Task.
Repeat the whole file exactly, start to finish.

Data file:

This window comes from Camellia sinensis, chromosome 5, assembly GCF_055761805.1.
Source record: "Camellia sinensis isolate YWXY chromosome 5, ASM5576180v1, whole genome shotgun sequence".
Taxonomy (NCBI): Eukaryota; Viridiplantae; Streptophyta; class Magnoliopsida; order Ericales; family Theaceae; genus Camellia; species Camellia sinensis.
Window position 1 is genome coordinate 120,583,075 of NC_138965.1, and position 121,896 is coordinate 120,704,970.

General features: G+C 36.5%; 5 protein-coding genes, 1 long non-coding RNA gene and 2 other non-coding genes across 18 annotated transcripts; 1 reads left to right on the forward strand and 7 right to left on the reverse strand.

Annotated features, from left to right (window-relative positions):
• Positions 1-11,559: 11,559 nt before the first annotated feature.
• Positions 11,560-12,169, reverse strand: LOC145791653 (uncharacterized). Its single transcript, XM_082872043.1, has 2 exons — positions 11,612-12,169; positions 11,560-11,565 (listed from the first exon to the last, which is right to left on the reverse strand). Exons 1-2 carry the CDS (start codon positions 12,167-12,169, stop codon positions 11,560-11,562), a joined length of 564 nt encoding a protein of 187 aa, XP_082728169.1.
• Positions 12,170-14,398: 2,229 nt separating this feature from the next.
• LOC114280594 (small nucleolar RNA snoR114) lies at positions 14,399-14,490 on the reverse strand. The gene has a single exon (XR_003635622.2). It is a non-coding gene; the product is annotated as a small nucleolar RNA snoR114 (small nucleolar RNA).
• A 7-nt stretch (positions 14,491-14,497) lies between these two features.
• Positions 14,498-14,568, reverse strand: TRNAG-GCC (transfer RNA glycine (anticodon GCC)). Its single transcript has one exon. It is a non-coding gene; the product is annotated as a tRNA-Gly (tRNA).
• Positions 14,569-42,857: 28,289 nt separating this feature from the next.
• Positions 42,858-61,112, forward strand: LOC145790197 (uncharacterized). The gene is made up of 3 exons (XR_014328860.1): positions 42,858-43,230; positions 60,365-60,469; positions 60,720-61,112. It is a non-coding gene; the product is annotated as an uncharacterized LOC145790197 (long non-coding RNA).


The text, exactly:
This window comes from Camellia sinensis, chromosome 5, assembly GCF_055761805.1.
Source record: "Camellia sinensis isolate YWXY chromosome 5, ASM5576180v1, whole genome shotgun sequence".
Taxonomy (NCBI): Eukaryota; Viridiplantae; Streptophyta; class Magnoliopsida; order Ericales; family Theaceae; genus Camellia; species Camellia sinensis.
Window position 1 is genome coordinate 120,583,075 of NC_138965.1, and position 121,896 is coordinate 120,704,970.

General features: G+C 36.5%; 5 protein-coding genes, 1 long non-coding RNA gene and 2 other non-coding genes across 18 annotated transcripts; 1 reads left to right on the forward strand and 7 right to left on the reverse strand.

Annotated features, from left to right (window-relative positions):
• Positions 1-11,559: 11,559 nt before the first annotated feature.
• Positions 11,560-12,169, reverse strand: LOC145791653 (uncharacterized). Its single transcript, XM_082872043.1, has 2 exons — positions 11,612-12,169; positions 11,560-11,565 (listed from the first exon to the last, which is right to left on the reverse strand). Exons 1-2 carry the CDS (start codon positions 12,167-12,169, stop codon positions 11,560-11,562), a joined length of 564 nt encoding a protein of 187 aa, XP_082728169.1.
• Positions 12,170-14,398: 2,229 nt separating this feature from the next.
• LOC114280594 (small nucleolar RNA snoR114) lies at positions 14,399-14,490 on the reverse strand. The gene has a single exon (XR_003635622.2). It is a non-coding gene; the product is annotated as a small nucleolar RNA snoR114 (small nucleolar RNA).
• A 7-nt stretch (positions 14,491-14,497) lies between these two features.
• Positions 14,498-14,568, reverse strand: TRNAG-GCC (transfer RNA glycine (anticodon GCC)). Its single transcript has one exon. It is a non-coding gene; the product is annotated as a tRNA-Gly (tRNA).
• Positions 14,569-42,857: 28,289 nt separating this feature from the next.
• Positions 42,858-61,112, forward strand: LOC145790197 (uncharacterized). The gene is made up of 3 exons (XR_014328860.1): positions 42,858-43,230; positions 60,365-60,469; positions 60,720-61,112. It is a non-coding gene; the product is annotated as an uncharacterized LOC145790197 (long non-coding RNA).